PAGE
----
51. The IG Report noted that in some cases the waterboard was used with far greater frequency than initially indicated, see IG Report at 5, 44, 45,103, 104 and also that it was used in a different manner. See id. at 37 (”The waterboard technique was different from the technique described in the DOJ opinion and used in the SERE training. The difference was in the manner in which the detainee’s breathing was obstructed. At the SERE school and in the DoJ opinion, the subject’s airflow is disrupted by by the firm application of a damp cloth over the air passages; the Interrogator applies a small amount of water to the cloth in a controlled manner. By contrast, the Agency interrogator… applies large volumes of water to a cloth that covered the detainee’s mouth and nose. One of the psychologists/interrogators acknowledged that the Agency’s use of the technique is different than that used by in SERE training because it is ‘for real’ and is ‘more poignant and convincing’.”) The Inspector General further reported that "OMS contends that the expertise of the SERE psychologist/interrogators on the waterboard was probably misrepresented at the time, as the SERE waterboard experience is so so different from the subsequent Agency usage as to make it almost irrelevant. [c]onsequently, according to OMS, there was no a priori reason to believe that applying the waterboard with the frequency and intensity with which it was used by the psychologist/interrogators was either efficacious or medically safe.” Id. at 21 n.26.
Bradbury's memo provides guidelines and limits for the duration that waterboarding may be applied:
You have informed us that the waterboard may be approved for use with a given detainee only during, at most, one single 30-day period, and that during that period, the waterboard technique may be used on no more than five days. We further understand that in any 24-hour period, interrogators may use no more than two "sessions" of the waterboard on the subject - and that no session may last more than two hours. Moreover, during any session, the number of individual applications of water lasting 10 seconds or longer may not exceed six. The maximum length of any application of water is 40 seconds (you have informed us that this maximum has rarely been reached). Finally the total cumulative time of all applications of whatever length in a 24-hour period may not exceed 12 minutes.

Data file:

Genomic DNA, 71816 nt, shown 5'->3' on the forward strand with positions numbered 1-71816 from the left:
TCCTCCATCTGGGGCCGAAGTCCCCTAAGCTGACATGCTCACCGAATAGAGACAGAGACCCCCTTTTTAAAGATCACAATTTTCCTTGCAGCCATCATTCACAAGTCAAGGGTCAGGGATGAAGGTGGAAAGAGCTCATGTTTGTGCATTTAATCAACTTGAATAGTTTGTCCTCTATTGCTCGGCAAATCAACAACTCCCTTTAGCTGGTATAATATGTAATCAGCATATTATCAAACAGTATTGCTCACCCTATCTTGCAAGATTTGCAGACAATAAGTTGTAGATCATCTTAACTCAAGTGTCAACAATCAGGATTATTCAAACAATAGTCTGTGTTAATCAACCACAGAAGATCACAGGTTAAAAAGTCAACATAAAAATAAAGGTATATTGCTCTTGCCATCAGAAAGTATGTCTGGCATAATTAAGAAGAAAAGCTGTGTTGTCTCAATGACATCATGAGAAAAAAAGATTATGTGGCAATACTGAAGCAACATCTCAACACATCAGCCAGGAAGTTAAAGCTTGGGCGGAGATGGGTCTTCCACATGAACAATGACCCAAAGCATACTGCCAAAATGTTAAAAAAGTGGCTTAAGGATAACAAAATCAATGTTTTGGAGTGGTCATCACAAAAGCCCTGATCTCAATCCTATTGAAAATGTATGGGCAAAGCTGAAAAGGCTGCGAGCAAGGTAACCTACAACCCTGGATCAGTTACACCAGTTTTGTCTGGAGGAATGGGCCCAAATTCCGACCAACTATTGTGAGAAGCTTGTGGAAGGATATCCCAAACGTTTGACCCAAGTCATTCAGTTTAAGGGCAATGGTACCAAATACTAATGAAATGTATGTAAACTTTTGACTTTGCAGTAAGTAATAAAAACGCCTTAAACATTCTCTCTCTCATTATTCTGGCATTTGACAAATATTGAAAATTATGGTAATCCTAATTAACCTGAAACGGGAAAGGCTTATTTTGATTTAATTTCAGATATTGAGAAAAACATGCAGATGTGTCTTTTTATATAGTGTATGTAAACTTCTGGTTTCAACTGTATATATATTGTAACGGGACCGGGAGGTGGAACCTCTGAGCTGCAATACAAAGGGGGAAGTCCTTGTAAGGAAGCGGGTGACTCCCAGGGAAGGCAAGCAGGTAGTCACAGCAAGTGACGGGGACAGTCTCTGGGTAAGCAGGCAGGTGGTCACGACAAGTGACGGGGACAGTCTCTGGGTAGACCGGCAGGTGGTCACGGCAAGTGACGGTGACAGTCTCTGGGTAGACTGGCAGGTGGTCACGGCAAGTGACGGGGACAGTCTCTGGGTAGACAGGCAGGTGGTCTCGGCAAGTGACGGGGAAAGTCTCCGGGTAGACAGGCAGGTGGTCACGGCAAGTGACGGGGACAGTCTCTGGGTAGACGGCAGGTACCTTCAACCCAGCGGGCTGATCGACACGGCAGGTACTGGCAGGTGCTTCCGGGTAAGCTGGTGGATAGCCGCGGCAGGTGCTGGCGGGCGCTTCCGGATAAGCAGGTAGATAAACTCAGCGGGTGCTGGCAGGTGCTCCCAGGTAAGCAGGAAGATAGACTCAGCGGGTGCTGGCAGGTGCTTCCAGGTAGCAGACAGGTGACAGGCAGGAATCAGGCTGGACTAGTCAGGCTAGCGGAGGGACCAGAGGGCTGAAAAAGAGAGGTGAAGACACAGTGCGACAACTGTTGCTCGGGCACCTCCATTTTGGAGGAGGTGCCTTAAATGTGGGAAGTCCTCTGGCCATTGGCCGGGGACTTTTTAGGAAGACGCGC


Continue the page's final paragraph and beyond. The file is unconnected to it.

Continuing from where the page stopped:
[W]here authorized, it may be used for two “sessions” per day of up to two hours. During a session, water may be applied up to six times for ten seconds or longer (but never more than 40 seconds). In a 24-hour period, a detainee may be subjected to up to twelve minutes of water application. Additionally, the waterboard may be used on as many as five days during a 30-day approval period.
Waterboarding.org just completed a brief taped phone interview for "The Daily Report" with US Army Colonel Ray Coughenour, covering this news on News Talk 710 KURV, McAllen, Texas. It will be broadcast today at around 5pm CST today. Non-local listeners can listen to the streaming broadcast via the internet on their website.
...we have a long way to go in our intelligence services. We have to do a better job in human intelligence. And we've got to -- to make sure that we have people who are trained interrogators so that we don't ever torture a prisoner ever again.
In a letter to constituents on October 18, 2006 he said:
... techniques such as waterboarding, extreme sleep deprivation, and stress positions that cause serious pain and suffering will not be acceptable forms of interrogation.
McCain's public statements stand in stark contrast with his legislative actions.